F: I sort of had a very nontraditional architecture career, because I’ve worked very, very little for private-sector architects. I’ve worked a lot for state agencies, or universities, for nonprofit organizations. And I’ve worked a lot in sort of a more preservation planning realm, working with whole communities to create programs and processes for revitalizing their downtowns and revitalizing their neighborhoods. Which is very sort of strange for an architect. I’ve used my architectural stamp maybe two or three times in 40 years. I just haven’t built that many new buildings. But I have had tremendous experiences working in communities all over Oklahoma. I’ve probably worked in about 150 to 200 Oklahoma communities of all sizes, shapes. What probably was one of my first ones to do was in Guthrie, Oklahoma. I was right out of college; I was working part-time there because they could only afford me part-time. And I was working for an architect part-time so I could get my hours in on my licensing process. But I would travel to Guthrie two to three days a week and prepare facade restoration drawings for the buildings in downtown Guthrie (that’s the territorial capital of Oklahoma.) So, there were all these whimsical buildings built there, between 1889 and about 1920 that looked like they should be in Eastern Europe. So, I was putting together resources of people who could do the metal pin smithing on the buildings, metal ceiling repair, stone repair, masonry repair, people who could rework wood Windows, everything. We had very little to work with at that point and no other community had really tackled anything like that.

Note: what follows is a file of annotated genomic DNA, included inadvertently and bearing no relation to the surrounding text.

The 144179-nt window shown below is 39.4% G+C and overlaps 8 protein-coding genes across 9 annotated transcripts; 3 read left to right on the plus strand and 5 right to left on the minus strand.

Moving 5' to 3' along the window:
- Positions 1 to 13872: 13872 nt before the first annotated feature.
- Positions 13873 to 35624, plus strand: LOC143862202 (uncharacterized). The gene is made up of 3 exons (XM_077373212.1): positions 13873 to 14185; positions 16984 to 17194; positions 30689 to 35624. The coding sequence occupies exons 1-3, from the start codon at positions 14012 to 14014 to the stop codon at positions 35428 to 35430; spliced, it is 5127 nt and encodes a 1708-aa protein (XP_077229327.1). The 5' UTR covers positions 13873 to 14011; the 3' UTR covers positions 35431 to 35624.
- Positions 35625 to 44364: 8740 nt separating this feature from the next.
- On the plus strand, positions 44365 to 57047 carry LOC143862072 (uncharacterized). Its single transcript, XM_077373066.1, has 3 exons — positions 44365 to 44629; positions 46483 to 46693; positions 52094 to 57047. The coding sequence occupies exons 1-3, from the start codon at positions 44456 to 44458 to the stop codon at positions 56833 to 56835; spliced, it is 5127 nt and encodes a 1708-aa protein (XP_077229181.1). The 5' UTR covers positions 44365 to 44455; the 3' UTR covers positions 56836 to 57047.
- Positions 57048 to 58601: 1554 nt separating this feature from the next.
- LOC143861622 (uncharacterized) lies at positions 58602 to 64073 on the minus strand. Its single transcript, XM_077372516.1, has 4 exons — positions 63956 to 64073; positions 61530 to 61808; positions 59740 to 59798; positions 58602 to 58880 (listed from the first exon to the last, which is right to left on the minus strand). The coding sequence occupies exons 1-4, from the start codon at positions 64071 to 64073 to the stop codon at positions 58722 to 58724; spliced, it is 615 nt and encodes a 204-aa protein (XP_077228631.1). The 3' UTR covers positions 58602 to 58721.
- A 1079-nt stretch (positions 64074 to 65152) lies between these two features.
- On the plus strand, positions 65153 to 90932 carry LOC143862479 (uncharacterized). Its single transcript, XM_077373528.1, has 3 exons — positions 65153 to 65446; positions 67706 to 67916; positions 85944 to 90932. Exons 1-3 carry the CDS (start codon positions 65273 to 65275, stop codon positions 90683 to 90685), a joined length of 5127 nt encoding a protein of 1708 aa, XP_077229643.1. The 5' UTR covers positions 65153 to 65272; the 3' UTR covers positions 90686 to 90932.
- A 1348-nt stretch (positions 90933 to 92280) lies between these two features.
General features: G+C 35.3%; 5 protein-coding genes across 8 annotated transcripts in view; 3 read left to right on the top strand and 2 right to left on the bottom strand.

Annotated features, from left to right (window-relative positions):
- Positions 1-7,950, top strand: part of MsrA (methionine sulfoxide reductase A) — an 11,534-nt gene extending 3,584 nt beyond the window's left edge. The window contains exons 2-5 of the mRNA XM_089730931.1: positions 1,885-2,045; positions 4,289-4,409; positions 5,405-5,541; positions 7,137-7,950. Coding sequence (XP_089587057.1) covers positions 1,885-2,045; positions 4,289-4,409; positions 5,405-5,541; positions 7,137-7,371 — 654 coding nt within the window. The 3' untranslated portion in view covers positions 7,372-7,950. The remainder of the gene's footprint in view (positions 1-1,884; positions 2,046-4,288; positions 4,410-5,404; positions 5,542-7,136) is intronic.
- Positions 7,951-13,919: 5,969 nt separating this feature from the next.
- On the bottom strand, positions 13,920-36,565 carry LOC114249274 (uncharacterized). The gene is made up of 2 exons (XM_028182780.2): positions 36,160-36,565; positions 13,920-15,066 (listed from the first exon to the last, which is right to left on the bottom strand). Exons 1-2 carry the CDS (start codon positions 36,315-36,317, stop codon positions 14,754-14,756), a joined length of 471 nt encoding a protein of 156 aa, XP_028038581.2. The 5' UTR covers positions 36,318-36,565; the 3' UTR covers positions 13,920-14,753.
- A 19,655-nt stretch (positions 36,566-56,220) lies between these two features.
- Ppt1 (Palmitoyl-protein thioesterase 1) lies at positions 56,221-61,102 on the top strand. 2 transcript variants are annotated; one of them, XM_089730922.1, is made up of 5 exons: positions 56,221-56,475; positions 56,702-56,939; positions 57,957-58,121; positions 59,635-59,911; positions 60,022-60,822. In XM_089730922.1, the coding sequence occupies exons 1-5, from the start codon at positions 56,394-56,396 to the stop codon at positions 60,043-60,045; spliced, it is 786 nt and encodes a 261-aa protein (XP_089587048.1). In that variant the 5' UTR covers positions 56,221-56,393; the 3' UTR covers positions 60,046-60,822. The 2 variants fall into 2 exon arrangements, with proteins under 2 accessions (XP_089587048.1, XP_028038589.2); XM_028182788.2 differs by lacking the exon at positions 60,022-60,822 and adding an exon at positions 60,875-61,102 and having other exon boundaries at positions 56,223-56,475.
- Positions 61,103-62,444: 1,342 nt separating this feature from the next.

So, I was having to find people all over the country who could give me leads and then work with local contractors to see if they could do that type of work. And then work with local building owners and business owners saying “you just can’t paint over it and call it quits because it’s structurally a problem here,” or something. So that was fun at age 23 getting to provide documents for about 75 buildings in two years. It was challenging. A lot of nights I didn’t sleep well. When we got a project, I was always fearful something would happen or something. But once we got the project finished, I go, “Oh, I don’t have to take it on all myself. I’ve got this great group of people here in town, a great group of craftsman.” It happened to be mostly men, there were some women. I got a lot of great resources here, researchers, volunteers, people like that. I got to work with so many incredible women and men in this small town, who had resources, but they’ve never been able to really channel them towards the restoration of buildings, and it was sort of tapping into all these people and going, “Oh, we can pull this off,” you know. So, that was a fun project.